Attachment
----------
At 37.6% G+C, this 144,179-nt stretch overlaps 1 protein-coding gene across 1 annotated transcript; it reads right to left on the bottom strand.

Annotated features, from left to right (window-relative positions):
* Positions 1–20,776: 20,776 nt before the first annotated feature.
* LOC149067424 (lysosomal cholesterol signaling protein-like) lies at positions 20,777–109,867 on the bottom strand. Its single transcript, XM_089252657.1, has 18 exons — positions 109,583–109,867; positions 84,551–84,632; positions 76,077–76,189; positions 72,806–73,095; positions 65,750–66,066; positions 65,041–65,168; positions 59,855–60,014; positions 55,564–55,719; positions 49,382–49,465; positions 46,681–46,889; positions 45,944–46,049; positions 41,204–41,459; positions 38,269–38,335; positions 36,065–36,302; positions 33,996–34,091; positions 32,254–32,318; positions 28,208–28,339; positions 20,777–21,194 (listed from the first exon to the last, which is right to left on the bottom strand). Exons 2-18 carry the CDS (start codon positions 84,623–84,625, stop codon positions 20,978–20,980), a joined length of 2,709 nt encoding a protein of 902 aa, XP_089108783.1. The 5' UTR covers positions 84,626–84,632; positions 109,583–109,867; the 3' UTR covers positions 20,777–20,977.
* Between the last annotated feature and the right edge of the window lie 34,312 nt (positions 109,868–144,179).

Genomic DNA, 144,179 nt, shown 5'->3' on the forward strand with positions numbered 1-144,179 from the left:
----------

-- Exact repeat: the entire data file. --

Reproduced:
At 37.6% G+C, this 144,179-nt stretch overlaps 1 protein-coding gene across 1 annotated transcript; it reads right to left on the bottom strand.

Annotated features, from left to right (window-relative positions):
* Positions 1–20,776: 20,776 nt before the first annotated feature.
* LOC149067424 (lysosomal cholesterol signaling protein-like) lies at positions 20,777–109,867 on the bottom strand. Its single transcript, XM_089252657.1, has 18 exons — positions 109,583–109,867; positions 84,551–84,632; positions 76,077–76,189; positions 72,806–73,095; positions 65,750–66,066; positions 65,041–65,168; positions 59,855–60,014; positions 55,564–55,719; positions 49,382–49,465; positions 46,681–46,889; positions 45,944–46,049; positions 41,204–41,459; positions 38,269–38,335; positions 36,065–36,302; positions 33,996–34,091; positions 32,254–32,318; positions 28,208–28,339; positions 20,777–21,194 (listed from the first exon to the last, which is right to left on the bottom strand). Exons 2-18 carry the CDS (start codon positions 84,623–84,625, stop codon positions 20,978–20,980), a joined length of 2,709 nt encoding a protein of 902 aa, XP_089108783.1. The 5' UTR covers positions 84,626–84,632; positions 109,583–109,867; the 3' UTR covers positions 20,777–20,977.
* Between the last annotated feature and the right edge of the window lie 34,312 nt (positions 109,868–144,179).

Genomic DNA, 144,179 nt, shown 5'->3' on the forward strand with positions numbered 1-144,179 from the left: